THE PHEU THAI PARTY yesterday called on the National Council for Peace and Order (NCPO) and Prime Minister Prayut Chan-o-cha to clarify plans for the staging of the next general election – a milestone in the promised “road map” to democracy – and questioned whether the junta was testing the water in an attempt to cling to power.
Anusorn Iamsa-ard, acting deputy spokesman of Pheu Thai, alleged that the military was working systemically to gauge public sentiment on the junta’s justification of being in power.
“They started with the NLA’s [National Legislative Assembly] move, then followed [that] with the astrologer’s prophecy that the road map will be extended. All this despite the fact that the political parties have remained calm and not caused any trouble,” he said. “The purpose of this movement is nothing but for the junta to stay on in power.”
During the New Year holiday, the NLA revealed that the election could be expected to be postponed to mid-2018, despite an earlier assurance that it would be held late this year. The possible delay was blamed on the result of unfinished law deliberations.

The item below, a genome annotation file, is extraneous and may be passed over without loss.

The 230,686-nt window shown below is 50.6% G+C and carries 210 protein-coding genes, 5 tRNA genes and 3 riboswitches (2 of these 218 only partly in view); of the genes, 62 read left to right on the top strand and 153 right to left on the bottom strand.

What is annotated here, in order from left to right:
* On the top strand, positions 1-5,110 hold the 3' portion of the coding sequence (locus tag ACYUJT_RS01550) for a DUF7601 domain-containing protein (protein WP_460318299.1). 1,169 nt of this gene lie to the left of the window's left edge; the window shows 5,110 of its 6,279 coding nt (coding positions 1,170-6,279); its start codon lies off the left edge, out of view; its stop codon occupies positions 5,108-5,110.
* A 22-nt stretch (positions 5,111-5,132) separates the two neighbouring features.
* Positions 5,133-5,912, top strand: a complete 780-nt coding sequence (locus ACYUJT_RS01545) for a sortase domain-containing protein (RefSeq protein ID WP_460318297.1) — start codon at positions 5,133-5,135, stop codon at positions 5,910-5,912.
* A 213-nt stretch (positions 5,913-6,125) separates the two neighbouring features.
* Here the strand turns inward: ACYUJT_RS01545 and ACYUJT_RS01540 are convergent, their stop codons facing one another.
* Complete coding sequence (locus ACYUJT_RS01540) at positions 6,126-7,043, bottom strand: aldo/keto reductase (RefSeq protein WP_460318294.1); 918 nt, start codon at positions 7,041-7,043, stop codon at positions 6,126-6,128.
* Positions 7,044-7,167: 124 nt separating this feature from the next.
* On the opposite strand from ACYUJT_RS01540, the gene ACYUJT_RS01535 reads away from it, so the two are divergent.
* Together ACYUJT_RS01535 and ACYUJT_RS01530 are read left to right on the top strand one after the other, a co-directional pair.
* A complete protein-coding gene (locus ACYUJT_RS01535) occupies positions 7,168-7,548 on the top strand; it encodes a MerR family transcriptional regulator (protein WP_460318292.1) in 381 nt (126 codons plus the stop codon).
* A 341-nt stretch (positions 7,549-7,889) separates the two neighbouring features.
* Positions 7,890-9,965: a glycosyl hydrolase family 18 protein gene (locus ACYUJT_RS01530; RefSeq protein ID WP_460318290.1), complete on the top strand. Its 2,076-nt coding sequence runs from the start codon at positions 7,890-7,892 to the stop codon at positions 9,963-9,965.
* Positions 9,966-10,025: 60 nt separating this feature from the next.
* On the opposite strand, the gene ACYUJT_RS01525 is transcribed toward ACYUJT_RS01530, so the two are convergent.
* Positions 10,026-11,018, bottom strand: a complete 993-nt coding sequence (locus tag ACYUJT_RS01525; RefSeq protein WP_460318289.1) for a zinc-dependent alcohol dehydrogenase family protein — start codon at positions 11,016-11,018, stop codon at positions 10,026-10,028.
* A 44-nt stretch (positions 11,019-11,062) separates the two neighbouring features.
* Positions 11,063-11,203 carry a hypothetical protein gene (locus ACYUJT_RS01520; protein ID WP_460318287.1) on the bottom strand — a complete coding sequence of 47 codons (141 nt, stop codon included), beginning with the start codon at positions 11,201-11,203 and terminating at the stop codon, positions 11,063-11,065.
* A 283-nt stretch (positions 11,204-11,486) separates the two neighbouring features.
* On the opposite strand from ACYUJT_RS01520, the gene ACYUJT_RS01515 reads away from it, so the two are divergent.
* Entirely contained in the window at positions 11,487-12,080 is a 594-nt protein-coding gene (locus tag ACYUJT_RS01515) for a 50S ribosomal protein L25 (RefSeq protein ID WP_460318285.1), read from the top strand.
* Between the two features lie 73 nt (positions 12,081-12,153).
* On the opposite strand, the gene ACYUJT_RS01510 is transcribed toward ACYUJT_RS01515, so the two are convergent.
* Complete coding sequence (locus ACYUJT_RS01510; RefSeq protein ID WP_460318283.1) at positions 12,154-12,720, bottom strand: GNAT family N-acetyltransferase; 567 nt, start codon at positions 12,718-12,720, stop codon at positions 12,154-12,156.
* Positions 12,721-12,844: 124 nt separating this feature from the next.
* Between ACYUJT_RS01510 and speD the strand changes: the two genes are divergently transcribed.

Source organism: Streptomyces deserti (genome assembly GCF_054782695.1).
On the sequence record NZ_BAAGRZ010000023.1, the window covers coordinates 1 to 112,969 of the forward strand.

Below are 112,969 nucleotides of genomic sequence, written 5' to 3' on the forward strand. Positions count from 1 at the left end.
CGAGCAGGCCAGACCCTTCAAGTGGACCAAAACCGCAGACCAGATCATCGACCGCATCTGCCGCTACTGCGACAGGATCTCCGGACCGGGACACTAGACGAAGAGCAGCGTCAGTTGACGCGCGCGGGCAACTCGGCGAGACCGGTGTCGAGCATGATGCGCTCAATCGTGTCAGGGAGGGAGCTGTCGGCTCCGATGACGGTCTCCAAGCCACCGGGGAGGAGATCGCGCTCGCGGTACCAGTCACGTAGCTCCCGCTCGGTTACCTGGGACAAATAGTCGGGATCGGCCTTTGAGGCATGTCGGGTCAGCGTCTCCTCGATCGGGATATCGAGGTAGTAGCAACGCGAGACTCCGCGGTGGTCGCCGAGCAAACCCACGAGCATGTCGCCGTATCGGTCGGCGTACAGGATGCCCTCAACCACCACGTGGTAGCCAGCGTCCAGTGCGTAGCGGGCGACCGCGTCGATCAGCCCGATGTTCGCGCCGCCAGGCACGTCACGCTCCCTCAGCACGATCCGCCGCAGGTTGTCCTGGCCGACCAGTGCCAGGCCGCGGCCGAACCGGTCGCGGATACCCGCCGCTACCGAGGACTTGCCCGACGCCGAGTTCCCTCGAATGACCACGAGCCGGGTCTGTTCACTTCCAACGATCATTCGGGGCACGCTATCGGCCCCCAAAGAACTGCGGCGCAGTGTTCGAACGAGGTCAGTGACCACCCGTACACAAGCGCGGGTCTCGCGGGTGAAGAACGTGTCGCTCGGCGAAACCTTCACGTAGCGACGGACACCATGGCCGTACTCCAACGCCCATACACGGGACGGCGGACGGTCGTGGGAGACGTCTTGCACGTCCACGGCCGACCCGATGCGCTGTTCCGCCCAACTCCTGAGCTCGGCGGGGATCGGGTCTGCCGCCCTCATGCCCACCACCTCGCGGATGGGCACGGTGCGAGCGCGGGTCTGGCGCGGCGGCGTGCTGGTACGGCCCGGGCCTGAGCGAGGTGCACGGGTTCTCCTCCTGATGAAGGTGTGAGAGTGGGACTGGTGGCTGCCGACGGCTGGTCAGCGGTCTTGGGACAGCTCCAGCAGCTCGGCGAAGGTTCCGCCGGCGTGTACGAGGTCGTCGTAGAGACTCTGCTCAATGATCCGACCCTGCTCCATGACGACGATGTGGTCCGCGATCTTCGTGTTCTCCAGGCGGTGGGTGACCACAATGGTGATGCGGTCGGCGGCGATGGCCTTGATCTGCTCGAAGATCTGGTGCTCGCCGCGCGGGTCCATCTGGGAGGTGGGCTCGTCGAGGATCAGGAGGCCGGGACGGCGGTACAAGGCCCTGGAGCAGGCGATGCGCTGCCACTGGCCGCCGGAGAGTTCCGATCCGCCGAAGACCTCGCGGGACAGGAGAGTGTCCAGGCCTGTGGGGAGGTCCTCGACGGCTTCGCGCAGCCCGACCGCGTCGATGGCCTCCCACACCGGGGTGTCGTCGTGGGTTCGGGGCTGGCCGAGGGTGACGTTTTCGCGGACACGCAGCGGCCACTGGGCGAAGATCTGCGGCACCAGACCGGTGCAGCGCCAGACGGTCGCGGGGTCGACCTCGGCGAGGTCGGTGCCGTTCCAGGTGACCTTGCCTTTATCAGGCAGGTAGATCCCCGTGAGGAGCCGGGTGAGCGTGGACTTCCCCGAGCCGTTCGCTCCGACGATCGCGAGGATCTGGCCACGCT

Anusorn said that as the country’s leader, Prayut should keep his word and deliver an election this year.
He warned that people, both inside and outside the country, would certainly press the claim for an election this year.
Key Pheu Thai member Phumtham Wechayachai wrote on his Facebook page that though the constitution required that an election take place within 150 days of related organic laws being enacted, the prospect was still full of uncertainty given the behaviour of the powers-that-be.
However, he warned the current regime to be beware of pressing situations facing the country such as the ailing economy. It would be difficult for the regime to cling to power as these pressing issues would accelerate the election and the resumption of democracy, he said.
Meanwhile, the political group widely known as the 40 Senators expressed confidence that a delay in holding the election would not pose a problem as the people welcomed the NCPO more than politicians.
Prasan Marukrapitak, a leading member of the group, believes that the election will be put off to mid-2018 because of legislative matters. And although politicians might call for an election, Prasan said, he did not think they had enough power to change anything.